Introduction: The brown bear (Ursus arctos) is the largest carnivore which has a wide range of distribution but like other large carnivores, there are low frequency in the country. Habitats of this species in the country, especially at the local level are very fragmented. Therefore, investigation and recognition of the potentially suitable habitat regions are of great importance in the conservation of this species. Also, identifying the factors affecting the selection of habitat plays an important role in describing species behavior and allows to compare different habitats in terms of their quality and to use it in the effective management. Evaluating the response of models and impacts of the biogeoclimatic factors, on habitat suitability, are the other goals of this study.
Material and methods: This study was performed in the northwestern part of Iran in the Arasbaran ecoregion, which is known as the Caucasian geographical climate. The Caucasus ecoregion part of Iran has two separate plant communities, Hyrcanian and Arasbarani. The definite presence points of this species were identified by conducting field visits and collecting confirmed observations and reports of game wardens and experts and 64 points were employed in modeling after validating the obtained points and applying the buffer. Six modeling techniques were used in the BIOMOD package of software to create an efficient species distribution model and identify potentially suitable regions. Finally, the habitat suitability map was acquired from the resulting outputs using the combined Ensemble method.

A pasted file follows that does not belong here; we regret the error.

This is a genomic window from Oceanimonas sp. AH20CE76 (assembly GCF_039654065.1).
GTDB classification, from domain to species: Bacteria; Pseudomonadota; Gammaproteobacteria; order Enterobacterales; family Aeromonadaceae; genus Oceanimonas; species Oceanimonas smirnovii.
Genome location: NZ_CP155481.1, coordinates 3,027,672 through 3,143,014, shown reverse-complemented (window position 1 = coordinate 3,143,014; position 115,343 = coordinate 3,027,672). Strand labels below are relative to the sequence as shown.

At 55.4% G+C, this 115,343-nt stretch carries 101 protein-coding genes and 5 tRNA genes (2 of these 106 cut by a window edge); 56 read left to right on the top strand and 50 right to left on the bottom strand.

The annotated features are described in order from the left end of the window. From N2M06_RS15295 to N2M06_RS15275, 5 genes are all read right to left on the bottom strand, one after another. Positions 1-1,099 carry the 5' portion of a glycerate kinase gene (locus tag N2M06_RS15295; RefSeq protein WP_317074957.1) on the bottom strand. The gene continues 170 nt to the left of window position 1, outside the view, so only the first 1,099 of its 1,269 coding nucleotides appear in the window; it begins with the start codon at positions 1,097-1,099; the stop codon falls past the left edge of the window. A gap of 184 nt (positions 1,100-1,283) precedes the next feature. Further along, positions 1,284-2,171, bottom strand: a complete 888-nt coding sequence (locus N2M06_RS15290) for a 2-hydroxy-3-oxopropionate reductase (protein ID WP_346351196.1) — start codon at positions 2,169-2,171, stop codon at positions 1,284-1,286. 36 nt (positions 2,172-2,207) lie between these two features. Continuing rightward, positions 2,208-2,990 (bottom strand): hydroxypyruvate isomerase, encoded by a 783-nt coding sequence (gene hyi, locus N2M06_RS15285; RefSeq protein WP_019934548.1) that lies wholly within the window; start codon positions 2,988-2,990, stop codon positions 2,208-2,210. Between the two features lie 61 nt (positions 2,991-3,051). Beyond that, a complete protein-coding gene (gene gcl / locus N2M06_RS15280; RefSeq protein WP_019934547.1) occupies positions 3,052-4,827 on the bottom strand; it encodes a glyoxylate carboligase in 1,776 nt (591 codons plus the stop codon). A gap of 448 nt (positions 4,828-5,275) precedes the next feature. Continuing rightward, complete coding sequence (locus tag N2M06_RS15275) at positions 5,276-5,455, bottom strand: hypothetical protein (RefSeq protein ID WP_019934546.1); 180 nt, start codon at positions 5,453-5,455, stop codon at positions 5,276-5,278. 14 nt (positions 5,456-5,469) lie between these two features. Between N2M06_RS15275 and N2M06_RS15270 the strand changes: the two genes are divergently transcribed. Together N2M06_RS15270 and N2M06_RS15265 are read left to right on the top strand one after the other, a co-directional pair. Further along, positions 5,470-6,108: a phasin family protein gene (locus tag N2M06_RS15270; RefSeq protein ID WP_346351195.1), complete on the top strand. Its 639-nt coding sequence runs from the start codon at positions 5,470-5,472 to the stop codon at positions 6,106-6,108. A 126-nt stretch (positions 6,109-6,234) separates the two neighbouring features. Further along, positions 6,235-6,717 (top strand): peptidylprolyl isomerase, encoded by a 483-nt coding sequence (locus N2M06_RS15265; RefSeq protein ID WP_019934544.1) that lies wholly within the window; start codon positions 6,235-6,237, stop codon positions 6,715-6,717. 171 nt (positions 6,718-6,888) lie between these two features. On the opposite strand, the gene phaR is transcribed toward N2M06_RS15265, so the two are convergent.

Results and discussion: The results from the models’ outputs and overlapping the map of the protected areas indicated that more than two-thirds of these areas are suitable for the brown bears. based on results, the variables of slop percentage and vegetation index involve the largest share in determining habitat desirability, so moderate slop and higher vegetation density will lead to more suitability for the species. In determining the desirability of the habitat of the brown bear, the variable of distance from rivers has less effect, and distance from the village did not play an important role. The flatness of areas, as it increase human access, reduced the level of security and thus reduced the suitability of the habitat of this species. There is more probability of the presence of species in the slope range of 10 to 40% and the suitability of habitat was raised in the moderate slope and increased the vegetation density. Regions with moderate rainfall and higher altitudes also play an important role in attracting bears and increasing habitat suitability. On the other hand, rising temperature, congested roads, and increasingly concentrated human activities reduce habitat desirability with an almost steep trend. 67% of the identified suitable and preferred habitats of the species have been located within the four protected areas category and 33% of them are outside of these areas, which is an acceptable level for conservation. Although a wide range of the protected areas in the study area is suitable for the species, the density of the brown bears in this part of the country is much lower than in the north and west of the country. This is maybe due to the high number of human casualties and damages in these areas and that most areas are not broad and wide enough to cover the entire home range of this species in the northwest. The most common reason for habitat fragmentation is the local road network, dispersion of rural areas and dispersed villages, and scattered individual livestock farming.
Conclusion: One of the most significant conservation strategies for the large carnivorous species, such as the brown bear, with high mobility behavior, low population density, high conflict, and extensive conservation requirements is connectivity between the species habitats by defining new protected areas according to the suitable habitats maps. Also, the most important actions to reduce conflict and retaliatory measures are organizing the scattered livestock farming, implementing the educational programs, and more importantly, compensating the damages caused by bears to rural communities.